Kayaking and helping with recovery in Japan
THERE WERE SO MANY highlights from this trip it’s hard to narrow them down. We had a great crew that all worked together to make this trip happen, so without each of them none of this would of been possible. Our largest debt of gratitude must be given to our friend and fellow paddler Yoshihiro Takahashi for not only letting us abuse his van throughout the trip, but for his tolerance and kindness of hauling around 6 Americans for 17 days.
The trip started May 9th with a drive to LA followed by a flight to Narita, Tokyo on the 10th. The team (myself, Yoshi, Cody Howard, Darin McQuoid, Ryan Knight, Nick Calderone, and Brandy Suppi) quickly hit up the Otaki slide that Cody ran on his first trip kayaking in Japan. From there we jetted up to Minakami for a few days boating the Tone, Takarogawa, and a little drainage ditch creek that I pitoned my brains out on. After spending a few days in that area we headed north where Yoshi fired off the first descent of the Phoenix, a 40+ footer with a shallow landing, which he styled with pure ninja steeze.
At this point we were very close to the zone that got hit hardest by the tsunami (just north of Sendi). With Yoshi’s help we decided it would be a good time to volunteer with the clean up efforts taking place over 100+ miles of eastern Japans coastline. You see the photos, you see the video, but nothing can really paint the picture of destruction like being there.
We checked into RQ (one of the organizations sending out volunteers) and got set up for a day of cleaning up styrofoam from a oyster packing plant destroyed by the tsunami. We spent probably 8+ hrs breaking up styrofoam and putting it into rice bags to be utilized for insulation.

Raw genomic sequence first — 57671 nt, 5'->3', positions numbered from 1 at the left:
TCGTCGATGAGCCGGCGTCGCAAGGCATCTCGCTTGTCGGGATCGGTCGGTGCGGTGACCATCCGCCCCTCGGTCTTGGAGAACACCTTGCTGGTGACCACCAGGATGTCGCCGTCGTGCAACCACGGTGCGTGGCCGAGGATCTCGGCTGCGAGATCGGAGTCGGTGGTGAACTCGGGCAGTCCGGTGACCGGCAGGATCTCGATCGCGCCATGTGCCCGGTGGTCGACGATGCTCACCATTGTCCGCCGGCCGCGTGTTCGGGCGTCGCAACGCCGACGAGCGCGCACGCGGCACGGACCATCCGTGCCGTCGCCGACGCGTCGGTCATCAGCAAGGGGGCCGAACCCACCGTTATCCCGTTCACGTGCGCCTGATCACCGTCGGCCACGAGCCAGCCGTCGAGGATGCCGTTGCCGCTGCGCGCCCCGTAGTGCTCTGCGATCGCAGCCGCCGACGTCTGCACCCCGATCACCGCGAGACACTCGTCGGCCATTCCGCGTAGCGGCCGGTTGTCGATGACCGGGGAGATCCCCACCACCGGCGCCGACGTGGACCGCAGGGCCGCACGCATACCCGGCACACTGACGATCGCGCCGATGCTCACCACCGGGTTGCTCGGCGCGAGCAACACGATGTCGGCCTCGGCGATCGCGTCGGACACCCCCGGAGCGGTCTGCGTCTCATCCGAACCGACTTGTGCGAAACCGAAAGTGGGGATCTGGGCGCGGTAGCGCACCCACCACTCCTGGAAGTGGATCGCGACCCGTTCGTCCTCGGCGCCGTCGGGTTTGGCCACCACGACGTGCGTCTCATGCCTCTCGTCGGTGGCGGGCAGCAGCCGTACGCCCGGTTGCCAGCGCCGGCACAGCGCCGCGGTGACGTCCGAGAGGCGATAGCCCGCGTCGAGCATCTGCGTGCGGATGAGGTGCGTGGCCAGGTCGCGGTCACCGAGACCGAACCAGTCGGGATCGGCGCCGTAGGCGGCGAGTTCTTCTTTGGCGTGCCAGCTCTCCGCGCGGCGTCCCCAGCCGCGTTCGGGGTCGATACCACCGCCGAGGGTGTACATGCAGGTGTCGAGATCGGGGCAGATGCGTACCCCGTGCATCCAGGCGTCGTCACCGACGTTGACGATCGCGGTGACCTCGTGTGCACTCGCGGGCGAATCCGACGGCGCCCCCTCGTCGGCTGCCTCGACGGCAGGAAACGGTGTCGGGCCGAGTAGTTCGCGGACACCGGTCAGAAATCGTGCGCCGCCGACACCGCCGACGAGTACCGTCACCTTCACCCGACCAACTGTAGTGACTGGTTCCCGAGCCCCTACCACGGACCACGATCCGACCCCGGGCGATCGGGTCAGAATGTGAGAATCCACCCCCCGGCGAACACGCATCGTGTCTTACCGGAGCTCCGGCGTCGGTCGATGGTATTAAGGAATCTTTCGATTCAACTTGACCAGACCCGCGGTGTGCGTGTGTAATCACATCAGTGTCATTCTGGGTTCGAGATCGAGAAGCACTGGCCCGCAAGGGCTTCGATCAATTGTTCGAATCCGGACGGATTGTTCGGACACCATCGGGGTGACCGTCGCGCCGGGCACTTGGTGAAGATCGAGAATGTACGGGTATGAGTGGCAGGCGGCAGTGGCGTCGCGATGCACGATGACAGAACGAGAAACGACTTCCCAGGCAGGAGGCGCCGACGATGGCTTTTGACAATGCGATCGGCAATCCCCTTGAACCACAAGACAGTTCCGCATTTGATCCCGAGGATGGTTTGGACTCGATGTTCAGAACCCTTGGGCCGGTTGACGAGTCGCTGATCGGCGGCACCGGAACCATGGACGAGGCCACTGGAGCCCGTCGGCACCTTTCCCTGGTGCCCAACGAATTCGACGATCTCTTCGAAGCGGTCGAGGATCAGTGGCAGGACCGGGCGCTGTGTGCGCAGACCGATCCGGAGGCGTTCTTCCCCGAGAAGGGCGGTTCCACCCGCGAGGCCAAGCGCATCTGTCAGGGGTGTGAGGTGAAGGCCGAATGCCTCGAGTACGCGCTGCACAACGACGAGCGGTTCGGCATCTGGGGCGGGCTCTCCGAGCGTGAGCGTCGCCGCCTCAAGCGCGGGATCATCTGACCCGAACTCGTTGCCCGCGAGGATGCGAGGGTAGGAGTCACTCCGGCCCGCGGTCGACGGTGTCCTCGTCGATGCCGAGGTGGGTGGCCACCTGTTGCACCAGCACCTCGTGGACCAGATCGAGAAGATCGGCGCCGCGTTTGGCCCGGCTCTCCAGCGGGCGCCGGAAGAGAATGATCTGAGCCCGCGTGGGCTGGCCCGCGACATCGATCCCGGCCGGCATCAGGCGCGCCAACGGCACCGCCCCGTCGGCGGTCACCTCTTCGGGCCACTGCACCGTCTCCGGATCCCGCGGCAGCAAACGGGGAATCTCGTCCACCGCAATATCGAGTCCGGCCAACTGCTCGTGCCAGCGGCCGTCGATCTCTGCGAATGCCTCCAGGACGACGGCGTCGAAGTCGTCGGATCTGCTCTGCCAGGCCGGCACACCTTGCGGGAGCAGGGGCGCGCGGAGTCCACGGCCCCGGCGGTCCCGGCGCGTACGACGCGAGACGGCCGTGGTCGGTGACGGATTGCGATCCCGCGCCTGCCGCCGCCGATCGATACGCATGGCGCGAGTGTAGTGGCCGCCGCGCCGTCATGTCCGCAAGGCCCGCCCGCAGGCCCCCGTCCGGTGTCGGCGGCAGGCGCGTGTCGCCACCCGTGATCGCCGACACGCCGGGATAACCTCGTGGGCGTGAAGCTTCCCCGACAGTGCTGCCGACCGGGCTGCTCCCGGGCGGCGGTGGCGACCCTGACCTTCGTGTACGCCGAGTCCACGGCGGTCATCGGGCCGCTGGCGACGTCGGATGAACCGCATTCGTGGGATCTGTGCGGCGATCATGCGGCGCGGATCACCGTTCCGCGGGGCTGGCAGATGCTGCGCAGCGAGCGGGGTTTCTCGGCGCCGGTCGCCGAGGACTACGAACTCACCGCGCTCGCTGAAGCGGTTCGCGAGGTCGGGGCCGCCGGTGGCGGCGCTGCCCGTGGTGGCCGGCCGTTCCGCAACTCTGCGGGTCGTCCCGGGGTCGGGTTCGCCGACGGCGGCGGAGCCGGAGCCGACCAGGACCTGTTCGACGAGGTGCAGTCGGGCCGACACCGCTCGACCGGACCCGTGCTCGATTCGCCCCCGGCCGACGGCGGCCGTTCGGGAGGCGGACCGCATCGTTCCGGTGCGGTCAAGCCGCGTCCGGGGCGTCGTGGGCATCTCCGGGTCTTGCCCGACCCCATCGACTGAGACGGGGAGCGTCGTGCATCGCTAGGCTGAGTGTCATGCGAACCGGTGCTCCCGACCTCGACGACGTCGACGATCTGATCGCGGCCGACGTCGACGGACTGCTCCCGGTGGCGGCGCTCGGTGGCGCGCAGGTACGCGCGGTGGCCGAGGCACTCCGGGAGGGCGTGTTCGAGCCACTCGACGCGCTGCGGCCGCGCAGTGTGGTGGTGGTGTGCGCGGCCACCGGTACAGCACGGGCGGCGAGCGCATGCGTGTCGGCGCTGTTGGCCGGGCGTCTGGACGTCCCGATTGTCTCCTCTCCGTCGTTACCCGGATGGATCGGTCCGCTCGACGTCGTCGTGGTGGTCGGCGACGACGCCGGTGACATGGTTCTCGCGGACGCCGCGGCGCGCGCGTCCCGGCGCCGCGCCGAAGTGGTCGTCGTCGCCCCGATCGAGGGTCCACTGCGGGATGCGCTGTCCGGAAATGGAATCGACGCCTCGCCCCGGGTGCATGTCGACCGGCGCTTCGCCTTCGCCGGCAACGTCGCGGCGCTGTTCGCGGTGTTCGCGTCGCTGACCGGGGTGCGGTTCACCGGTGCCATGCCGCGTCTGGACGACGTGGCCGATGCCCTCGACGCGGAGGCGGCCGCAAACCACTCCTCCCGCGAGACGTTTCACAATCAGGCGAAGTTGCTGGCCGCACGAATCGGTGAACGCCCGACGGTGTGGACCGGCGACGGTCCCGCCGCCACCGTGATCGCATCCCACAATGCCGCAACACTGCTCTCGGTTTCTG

Later in the day we were informed that the road we were cleaning up was on the way to the local elementary school. At the end of the day we got back to RQ and it really hit me how little we had done, a small drop in a large ocean of need. We returned our gear (boots, gloves, jackets) and outside RQ we were approached by an older Japanese woman who spoke very little English. She grabbed each one of our hands, looked us firmly in the eye and said “thank you.”
Just seeing foreigners out there volunteering was a huge gesture in her eyes, while in my mind all I could focus on was how miniscule our contribution was. It was empowering feeling that gratitude and interpreting the situation from another perspective, realizing that she saw people from around the world coming to help Japan in a time of need, even if it was for only a day. What I took away from that experience was that no matter how miniscule the donation or gesture every little bit helps Japan get closer to a fresh start. If you are in the position to donate to American Red Cross Japan, every little bit helps.